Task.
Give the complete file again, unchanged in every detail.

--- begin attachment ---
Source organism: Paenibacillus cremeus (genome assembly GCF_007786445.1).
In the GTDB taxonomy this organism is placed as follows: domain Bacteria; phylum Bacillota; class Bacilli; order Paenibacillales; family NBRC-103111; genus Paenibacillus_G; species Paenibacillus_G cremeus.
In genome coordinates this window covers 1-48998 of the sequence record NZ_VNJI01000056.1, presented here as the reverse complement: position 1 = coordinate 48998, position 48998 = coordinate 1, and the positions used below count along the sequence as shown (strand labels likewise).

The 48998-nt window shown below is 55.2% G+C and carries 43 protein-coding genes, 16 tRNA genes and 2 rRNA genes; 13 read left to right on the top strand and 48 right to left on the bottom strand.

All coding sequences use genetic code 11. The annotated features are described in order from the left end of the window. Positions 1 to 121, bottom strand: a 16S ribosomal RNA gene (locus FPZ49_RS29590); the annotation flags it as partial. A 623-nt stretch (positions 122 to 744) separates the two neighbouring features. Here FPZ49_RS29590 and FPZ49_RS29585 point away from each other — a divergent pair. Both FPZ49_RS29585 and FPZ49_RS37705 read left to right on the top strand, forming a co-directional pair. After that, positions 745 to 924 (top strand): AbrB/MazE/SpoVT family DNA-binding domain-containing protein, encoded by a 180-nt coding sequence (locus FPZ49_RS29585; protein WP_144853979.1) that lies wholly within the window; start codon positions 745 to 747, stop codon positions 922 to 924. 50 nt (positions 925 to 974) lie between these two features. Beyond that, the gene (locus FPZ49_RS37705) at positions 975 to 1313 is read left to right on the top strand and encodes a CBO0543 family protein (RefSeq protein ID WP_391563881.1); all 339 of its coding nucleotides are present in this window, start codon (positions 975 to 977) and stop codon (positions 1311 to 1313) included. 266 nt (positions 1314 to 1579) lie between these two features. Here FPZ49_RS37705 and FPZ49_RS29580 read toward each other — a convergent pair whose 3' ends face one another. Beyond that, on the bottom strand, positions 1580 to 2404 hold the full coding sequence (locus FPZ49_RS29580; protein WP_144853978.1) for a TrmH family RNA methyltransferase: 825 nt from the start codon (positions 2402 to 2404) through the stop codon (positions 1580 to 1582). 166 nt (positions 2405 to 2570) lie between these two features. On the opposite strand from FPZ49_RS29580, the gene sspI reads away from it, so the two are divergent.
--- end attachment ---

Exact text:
Source organism: Paenibacillus cremeus (genome assembly GCF_007786445.1).
In the GTDB taxonomy this organism is placed as follows: domain Bacteria; phylum Bacillota; class Bacilli; order Paenibacillales; family NBRC-103111; genus Paenibacillus_G; species Paenibacillus_G cremeus.
In genome coordinates this window covers 1-48998 of the sequence record NZ_VNJI01000056.1, presented here as the reverse complement: position 1 = coordinate 48998, position 48998 = coordinate 1, and the positions used below count along the sequence as shown (strand labels likewise).

The 48998-nt window shown below is 55.2% G+C and carries 43 protein-coding genes, 16 tRNA genes and 2 rRNA genes; 13 read left to right on the top strand and 48 right to left on the bottom strand.

All coding sequences use genetic code 11. The annotated features are described in order from the left end of the window. Positions 1 to 121, bottom strand: a 16S ribosomal RNA gene (locus FPZ49_RS29590); the annotation flags it as partial. A 623-nt stretch (positions 122 to 744) separates the two neighbouring features. Here FPZ49_RS29590 and FPZ49_RS29585 point away from each other — a divergent pair. Both FPZ49_RS29585 and FPZ49_RS37705 read left to right on the top strand, forming a co-directional pair. After that, positions 745 to 924 (top strand): AbrB/MazE/SpoVT family DNA-binding domain-containing protein, encoded by a 180-nt coding sequence (locus FPZ49_RS29585; protein WP_144853979.1) that lies wholly within the window; start codon positions 745 to 747, stop codon positions 922 to 924. 50 nt (positions 925 to 974) lie between these two features. Beyond that, the gene (locus FPZ49_RS37705) at positions 975 to 1313 is read left to right on the top strand and encodes a CBO0543 family protein (RefSeq protein ID WP_391563881.1); all 339 of its coding nucleotides are present in this window, start codon (positions 975 to 977) and stop codon (positions 1311 to 1313) included. 266 nt (positions 1314 to 1579) lie between these two features. Here FPZ49_RS37705 and FPZ49_RS29580 read toward each other — a convergent pair whose 3' ends face one another. Beyond that, on the bottom strand, positions 1580 to 2404 hold the full coding sequence (locus FPZ49_RS29580; protein WP_144853978.1) for a TrmH family RNA methyltransferase: 825 nt from the start codon (positions 2402 to 2404) through the stop codon (positions 1580 to 1582). 166 nt (positions 2405 to 2570) lie between these two features. On the opposite strand from FPZ49_RS29580, the gene sspI reads away from it, so the two are divergent.